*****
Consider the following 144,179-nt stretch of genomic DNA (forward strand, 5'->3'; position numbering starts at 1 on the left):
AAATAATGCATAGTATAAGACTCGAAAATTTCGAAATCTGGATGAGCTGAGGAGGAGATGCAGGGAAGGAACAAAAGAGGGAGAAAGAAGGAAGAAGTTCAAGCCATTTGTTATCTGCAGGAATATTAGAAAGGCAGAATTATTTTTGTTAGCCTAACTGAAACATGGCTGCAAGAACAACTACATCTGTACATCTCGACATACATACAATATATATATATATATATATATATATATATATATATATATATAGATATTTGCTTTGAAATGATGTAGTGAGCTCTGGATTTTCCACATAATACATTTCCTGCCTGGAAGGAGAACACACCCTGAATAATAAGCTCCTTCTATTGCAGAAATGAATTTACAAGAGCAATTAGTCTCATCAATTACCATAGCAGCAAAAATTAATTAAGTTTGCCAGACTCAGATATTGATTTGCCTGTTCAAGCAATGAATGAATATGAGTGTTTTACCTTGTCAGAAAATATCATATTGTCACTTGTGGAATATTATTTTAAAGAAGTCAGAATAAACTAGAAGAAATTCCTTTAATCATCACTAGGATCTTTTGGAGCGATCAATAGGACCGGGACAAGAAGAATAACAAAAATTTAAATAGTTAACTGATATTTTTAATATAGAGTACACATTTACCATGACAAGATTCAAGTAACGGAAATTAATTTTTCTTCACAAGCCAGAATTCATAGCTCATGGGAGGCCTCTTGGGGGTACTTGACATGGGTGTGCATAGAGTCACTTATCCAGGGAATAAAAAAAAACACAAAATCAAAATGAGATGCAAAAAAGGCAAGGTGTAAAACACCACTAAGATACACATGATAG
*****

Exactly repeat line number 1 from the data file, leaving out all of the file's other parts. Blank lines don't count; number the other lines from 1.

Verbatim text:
Consider the following 144,179-nt stretch of genomic DNA (forward strand, 5'->3'; position numbering starts at 1 on the left):